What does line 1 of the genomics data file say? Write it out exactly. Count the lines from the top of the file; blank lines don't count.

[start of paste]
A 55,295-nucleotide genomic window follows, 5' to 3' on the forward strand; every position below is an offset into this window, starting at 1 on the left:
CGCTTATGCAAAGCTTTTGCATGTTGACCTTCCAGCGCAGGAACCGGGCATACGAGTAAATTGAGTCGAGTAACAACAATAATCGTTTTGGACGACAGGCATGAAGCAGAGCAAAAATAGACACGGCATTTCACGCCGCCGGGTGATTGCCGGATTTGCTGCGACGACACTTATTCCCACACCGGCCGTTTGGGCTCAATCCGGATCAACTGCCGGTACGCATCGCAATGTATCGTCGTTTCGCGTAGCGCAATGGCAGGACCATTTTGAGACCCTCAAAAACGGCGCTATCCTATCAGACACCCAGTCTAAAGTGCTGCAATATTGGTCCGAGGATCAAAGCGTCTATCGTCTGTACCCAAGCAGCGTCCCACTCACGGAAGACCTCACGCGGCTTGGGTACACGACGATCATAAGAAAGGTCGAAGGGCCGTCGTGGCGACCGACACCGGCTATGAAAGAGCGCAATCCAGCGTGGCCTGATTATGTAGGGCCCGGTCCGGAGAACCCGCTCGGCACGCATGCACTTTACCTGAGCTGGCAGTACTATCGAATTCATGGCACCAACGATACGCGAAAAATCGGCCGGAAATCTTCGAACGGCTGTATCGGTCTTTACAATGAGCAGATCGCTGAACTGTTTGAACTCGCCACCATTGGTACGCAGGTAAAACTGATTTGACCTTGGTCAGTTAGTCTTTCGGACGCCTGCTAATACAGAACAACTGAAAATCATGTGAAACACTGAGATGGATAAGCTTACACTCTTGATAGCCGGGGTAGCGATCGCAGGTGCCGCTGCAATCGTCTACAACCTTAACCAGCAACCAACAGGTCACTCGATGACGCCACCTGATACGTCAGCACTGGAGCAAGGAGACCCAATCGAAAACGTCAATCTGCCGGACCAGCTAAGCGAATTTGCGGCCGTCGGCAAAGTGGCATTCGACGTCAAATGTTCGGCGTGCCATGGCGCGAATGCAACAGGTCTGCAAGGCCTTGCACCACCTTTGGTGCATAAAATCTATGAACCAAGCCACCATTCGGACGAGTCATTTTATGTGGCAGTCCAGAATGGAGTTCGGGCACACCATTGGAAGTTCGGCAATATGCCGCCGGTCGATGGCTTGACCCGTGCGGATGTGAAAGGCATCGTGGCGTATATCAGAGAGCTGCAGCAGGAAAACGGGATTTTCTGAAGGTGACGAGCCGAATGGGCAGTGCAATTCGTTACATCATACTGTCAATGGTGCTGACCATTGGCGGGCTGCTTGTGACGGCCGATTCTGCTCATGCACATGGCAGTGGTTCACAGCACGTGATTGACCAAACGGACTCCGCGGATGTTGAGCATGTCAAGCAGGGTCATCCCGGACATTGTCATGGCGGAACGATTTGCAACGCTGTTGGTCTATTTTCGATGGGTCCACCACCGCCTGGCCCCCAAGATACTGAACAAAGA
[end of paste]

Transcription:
A 55,295-nucleotide genomic window follows, 5' to 3' on the forward strand; every position below is an offset into this window, starting at 1 on the left: